Part of what is generating the competition is that the government runs two loan programs - and universities usually choose to participate in one or the other.
Until the 1990s, the primary program was the federal guaranteed loan program under which private lenders like Citibank, Sallie Mae or Bank of America made the loans to students. They were given a helping hand from the government, which paid subsidies to the lenders and guaranteed them against default.
Bill Clinton campaigned for president on the notion of expanding the federal government's role as student loan guarantor into a more central position as the direct lender. The idea was that this would prove cheaper and simpler for students and be less costly for taxpayers because borrowers would pay interest to the federal government instead of to the lenders.
The program went into effect in 1994. The Democrats expected it to become dominant. But unwilling to be muscled aside, private lenders began offering schools and students a variety of benefits like scholarship money and lower interest rates and fees.
Tom Joyce, a spokesman for Sallie Mae, said, "The private sector program has better prices, better product selection, better service and better technology."
For a few years after direct lending went into effect, it grew quickly. But as student loan volume has risen, climbing above $85 billion in 2005-6 from just over $30 billion 10 years earlier, the government's share as a direct lender has declined, and now amounts to less than a quarter of the total.
"When direct lending was created, the initial assumption was that the bank-based program would be quickly overwhelmed by the government program," Mr. Hartle said. No one counted on the strength of the reaction from the lending industry, he and others said.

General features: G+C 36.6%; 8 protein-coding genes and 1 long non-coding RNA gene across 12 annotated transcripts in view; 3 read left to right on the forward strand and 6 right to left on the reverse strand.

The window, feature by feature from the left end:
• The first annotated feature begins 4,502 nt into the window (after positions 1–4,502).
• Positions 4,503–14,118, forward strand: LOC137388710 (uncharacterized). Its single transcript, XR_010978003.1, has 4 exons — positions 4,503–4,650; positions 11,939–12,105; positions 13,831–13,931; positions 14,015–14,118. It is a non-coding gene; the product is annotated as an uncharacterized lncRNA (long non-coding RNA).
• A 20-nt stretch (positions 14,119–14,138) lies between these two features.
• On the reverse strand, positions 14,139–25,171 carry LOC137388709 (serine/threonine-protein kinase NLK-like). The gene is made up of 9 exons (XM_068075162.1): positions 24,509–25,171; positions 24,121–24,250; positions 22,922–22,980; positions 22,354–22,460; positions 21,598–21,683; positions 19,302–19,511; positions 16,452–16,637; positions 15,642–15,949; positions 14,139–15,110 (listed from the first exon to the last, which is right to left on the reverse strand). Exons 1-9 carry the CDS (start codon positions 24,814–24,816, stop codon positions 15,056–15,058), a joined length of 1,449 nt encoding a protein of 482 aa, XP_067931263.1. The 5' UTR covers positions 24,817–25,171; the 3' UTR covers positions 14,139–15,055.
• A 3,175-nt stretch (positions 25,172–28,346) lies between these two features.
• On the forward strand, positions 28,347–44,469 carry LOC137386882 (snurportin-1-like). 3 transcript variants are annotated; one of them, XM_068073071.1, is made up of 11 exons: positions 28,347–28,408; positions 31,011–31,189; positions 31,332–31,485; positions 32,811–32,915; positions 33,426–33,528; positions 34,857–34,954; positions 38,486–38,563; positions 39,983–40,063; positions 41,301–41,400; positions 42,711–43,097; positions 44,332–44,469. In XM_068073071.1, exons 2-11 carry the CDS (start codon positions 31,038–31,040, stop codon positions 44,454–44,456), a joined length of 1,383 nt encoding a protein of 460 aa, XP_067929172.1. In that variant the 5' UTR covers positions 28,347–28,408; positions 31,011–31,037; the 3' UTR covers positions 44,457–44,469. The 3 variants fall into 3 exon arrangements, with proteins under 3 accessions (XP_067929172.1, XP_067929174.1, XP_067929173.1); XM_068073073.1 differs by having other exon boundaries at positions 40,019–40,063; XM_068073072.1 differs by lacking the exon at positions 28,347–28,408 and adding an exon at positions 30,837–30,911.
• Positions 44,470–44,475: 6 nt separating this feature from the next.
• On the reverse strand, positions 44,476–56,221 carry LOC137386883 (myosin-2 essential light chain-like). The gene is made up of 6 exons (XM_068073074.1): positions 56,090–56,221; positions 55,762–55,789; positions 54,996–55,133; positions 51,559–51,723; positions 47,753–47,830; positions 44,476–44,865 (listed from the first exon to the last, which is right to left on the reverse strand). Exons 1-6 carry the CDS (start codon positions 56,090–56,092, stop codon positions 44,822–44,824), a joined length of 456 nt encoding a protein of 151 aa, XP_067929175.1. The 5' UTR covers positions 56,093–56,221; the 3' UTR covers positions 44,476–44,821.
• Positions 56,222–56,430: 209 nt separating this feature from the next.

The Education Department fought back. Richard W. Riley, then the secretary of education, tried to make the direct lending program more competitive in 1999 and 2000 by reducing origination fees and interest rates. The private lenders sued, saying Mr. Riley had no authority to do this because these rates were set by Congress under the loan legislation. (Last year, lawmakers set the interest rate on new Stafford loans, one of the most popular federally guaranteed loans, at 6.8 percent; many private lenders offer to reduce that rate for borrowers who make payments on time or meet other goals.)
In response to the lawsuit, the Education Department argued that the public and private loan programs had the power to offer the same terms and conditions, and added that better loan terms would make loans more affordable and thus reduce defaults, benefiting taxpayers.